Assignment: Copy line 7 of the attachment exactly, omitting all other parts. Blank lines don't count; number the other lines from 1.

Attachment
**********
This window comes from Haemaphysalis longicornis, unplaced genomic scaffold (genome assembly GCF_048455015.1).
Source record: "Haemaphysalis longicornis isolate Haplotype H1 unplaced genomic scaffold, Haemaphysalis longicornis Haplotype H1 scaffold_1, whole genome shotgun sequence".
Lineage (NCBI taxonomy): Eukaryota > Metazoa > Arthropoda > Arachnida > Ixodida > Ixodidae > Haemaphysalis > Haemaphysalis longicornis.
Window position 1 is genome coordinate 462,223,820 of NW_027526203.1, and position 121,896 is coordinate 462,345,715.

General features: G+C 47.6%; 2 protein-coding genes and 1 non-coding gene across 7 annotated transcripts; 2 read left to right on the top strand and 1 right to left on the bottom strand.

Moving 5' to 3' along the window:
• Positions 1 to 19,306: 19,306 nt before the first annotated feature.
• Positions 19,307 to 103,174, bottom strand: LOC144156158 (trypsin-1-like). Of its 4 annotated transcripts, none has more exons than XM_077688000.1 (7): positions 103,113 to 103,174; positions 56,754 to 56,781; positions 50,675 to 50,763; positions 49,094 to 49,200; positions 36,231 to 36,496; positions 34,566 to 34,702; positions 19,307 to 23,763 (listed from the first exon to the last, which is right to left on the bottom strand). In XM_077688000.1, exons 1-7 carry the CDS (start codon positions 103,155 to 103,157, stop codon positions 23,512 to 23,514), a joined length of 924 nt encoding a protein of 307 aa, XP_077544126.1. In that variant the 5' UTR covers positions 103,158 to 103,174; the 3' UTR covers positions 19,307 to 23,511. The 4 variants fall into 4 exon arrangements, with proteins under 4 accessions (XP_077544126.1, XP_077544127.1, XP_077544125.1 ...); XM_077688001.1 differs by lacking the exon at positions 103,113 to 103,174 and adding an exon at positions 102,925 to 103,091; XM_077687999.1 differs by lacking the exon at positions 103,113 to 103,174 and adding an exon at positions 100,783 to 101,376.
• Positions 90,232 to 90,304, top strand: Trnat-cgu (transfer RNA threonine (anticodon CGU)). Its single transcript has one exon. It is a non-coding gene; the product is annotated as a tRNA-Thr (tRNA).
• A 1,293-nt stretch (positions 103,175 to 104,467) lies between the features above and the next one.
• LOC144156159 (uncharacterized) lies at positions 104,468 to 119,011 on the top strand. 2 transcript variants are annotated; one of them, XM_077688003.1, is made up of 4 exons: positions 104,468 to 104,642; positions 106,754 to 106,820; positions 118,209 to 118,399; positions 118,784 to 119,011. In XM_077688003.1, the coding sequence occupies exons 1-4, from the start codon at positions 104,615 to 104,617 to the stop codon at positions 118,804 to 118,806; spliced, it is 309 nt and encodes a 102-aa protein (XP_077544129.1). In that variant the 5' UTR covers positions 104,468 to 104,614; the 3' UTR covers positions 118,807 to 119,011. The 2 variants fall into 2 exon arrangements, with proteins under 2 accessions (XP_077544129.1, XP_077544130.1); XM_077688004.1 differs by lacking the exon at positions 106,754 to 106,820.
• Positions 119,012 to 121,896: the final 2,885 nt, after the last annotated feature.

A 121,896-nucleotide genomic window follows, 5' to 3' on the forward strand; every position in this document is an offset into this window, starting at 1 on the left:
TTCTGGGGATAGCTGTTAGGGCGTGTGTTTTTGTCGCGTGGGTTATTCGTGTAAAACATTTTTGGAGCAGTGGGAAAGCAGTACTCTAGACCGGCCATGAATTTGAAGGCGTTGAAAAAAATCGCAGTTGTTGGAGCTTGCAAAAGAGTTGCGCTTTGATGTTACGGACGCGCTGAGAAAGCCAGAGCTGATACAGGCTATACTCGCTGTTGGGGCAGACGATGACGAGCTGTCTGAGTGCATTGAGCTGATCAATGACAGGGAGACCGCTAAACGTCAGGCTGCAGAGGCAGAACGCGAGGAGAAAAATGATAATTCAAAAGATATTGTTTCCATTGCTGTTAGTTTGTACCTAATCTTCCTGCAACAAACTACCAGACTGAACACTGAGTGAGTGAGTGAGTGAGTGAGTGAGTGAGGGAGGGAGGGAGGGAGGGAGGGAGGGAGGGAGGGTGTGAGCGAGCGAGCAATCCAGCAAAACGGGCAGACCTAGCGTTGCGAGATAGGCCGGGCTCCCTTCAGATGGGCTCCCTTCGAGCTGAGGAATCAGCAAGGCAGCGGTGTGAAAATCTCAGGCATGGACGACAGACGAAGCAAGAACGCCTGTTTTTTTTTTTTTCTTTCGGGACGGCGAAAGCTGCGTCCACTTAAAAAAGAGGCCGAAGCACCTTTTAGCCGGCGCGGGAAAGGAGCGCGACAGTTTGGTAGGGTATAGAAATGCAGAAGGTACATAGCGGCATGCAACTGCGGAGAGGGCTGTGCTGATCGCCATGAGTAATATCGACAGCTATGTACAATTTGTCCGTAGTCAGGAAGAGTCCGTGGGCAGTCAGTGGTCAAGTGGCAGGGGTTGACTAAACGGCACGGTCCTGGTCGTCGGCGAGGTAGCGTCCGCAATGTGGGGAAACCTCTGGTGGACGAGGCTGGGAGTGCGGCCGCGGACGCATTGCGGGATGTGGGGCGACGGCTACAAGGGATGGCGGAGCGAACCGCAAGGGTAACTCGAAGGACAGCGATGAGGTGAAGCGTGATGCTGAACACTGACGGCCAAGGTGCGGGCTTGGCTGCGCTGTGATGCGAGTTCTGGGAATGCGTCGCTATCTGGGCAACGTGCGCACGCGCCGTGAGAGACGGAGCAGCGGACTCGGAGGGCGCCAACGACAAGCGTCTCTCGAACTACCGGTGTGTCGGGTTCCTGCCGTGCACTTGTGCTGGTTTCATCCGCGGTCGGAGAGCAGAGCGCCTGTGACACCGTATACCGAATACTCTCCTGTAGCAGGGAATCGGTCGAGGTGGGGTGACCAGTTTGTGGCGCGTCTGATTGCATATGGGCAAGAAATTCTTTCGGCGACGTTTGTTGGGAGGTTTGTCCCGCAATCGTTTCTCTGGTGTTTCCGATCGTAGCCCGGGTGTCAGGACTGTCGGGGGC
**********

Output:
• Positions 1 to 19,306: 19,306 nt before the first annotated feature.